Choosing the BSc Archaeological Science at Reading gave Manny the tools and learning environment he needed to expand his knowledge and strengthen his skills.
"I've always been interested in history and archaeology, but I've always preferred a more empirical and skill-based approach to study past societies that, thanks to advances in science and technology, have evolved from scientific archaeology."
The Department of Archaeology at Reading sits in the same School as the Department of Geography and Environmental Science. Past environmental change is something that Manny has a particular interest in, and these interdisciplinary ties have provided him with access to world-leading academics in both departments who publish research into global archaeology and environmental change.
"My main interest lies in environmental archaeology, especially how vegetal remains such as pollen or phytoliths can give us a greater understanding on past environments and their change, including the way past people cultivated their own food and the different methods they used to adapt to the terrain and survive. I also like the synergy between archaeology and new informatic software such as Geographic Information System (GIS), which allows us to present our data in more comprehensive and practical ways."
Since arriving at Reading, Manny has been struck by the friendly and supportive community of staff and students – who help each other make the most of their time studying.
"The aspect I've enjoyed most so far about studying at Reading, and in my opinion has helped the most, is how close and understanding the staff are. Without them I wouldn't have found the areas of archaeology that I enjoy the most to this day and even my placement. I'd say that my learning experience in Reading has been very fulfilling so far and has given me the opportunity to make my own choices and decide where I wanted to go."
Out in the field
The Department's dedicated field school offers access to high quality fieldwork as part of the degree, while providing a brilliant experience for the entire cohort.
"We've had a number of field trips with lecturers in these past years, and all have been very interesting and enjoyable. As a student in archaeology I've had the chance to participate in the archaeology field school with both staff and peers, and must say that they've turned out to be some of the best experiences of my life. Staff are also very eager to welcome students to their own research excavations and many of us have got summer placements in our second year that way."
All degrees in the Department of Archaeology are offered with the option of a professional placement – either a year-long placement or a shorter, summer placement. Students can apply directly to degrees that include a placement, or make this decision while studying if it aligns with their developing ambitions and goals.
When it came to finding a placement Manny benefited from his sound relationship with Placement Coordinator, Dr Rob Batchelor.
"Dr Rob Batchelor and I had been doing some palaeoenvironmental coring together in Islay the previous summer when I mentioned that I would be open to a year placement in environmental archaeology. Rob thought that a position at Wood would be interesting for me and suggested it when it became available. This showed how talking to your lecturers and colleagues about your plans and career aspirations can really make a difference."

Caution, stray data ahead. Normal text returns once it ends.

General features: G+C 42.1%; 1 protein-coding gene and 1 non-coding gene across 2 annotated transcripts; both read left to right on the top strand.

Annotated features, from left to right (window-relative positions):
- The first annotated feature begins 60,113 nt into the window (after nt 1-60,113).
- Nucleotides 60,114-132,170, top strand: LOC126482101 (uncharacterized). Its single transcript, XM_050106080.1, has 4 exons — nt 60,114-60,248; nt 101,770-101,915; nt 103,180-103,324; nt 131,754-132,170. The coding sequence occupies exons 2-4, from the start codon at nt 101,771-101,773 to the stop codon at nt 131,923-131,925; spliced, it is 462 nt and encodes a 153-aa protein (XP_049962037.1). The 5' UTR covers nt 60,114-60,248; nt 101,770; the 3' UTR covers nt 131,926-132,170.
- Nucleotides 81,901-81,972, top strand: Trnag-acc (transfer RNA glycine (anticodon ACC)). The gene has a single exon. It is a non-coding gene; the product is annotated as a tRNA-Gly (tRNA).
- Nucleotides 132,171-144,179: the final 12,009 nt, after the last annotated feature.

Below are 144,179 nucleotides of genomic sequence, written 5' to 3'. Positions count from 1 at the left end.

Manny was successful in his interview and consequently obtained a placement role at Wood, a global engineering and consulting company.
Valuable industry experience
With Wood's offices just a few miles away from the University campus, this was ideal for Manny, who had already made himself 'at home in Reading'.
It's clear that the placement really helped Manny refine some of the skills learned in class, and also grow in confidence and experience.
"The work I undertook for Wood was full of new and interesting topics. Every single step of my work was full of self-development and acquiring new skills on the go, so probably the thing I would highlight the most would be those inflexion points where I could appreciate how much I had improved since the beginning of the placement. I saw an improvement in my writing skills and the production of detailed reports. I also honed my ability to use GIS programs to assist other colleagues with specific tasks in different projects."
Reflecting on his placement, Manny acknowledges the benefits that come with gaining industry experience.
"Our personal preferences can take us in very different directions that each work for our career expectations. That said, I think that if you want to develop new skills, boost your CV and gain valuable professional experience before you finish your degree, a placement year is the perfect opportunity for you. In my case, I've found that the heritage sector is also very wide and interesting area to work on, and that archaeology is not just limited to an academic pathway."
Manny's experience at Wood, and use of GIS in particular, has also helped to identify a final year dissertation focus.
"I've decided to change my dissertation to a topic related to GIS, which I couldn't have done without finding about the placement."
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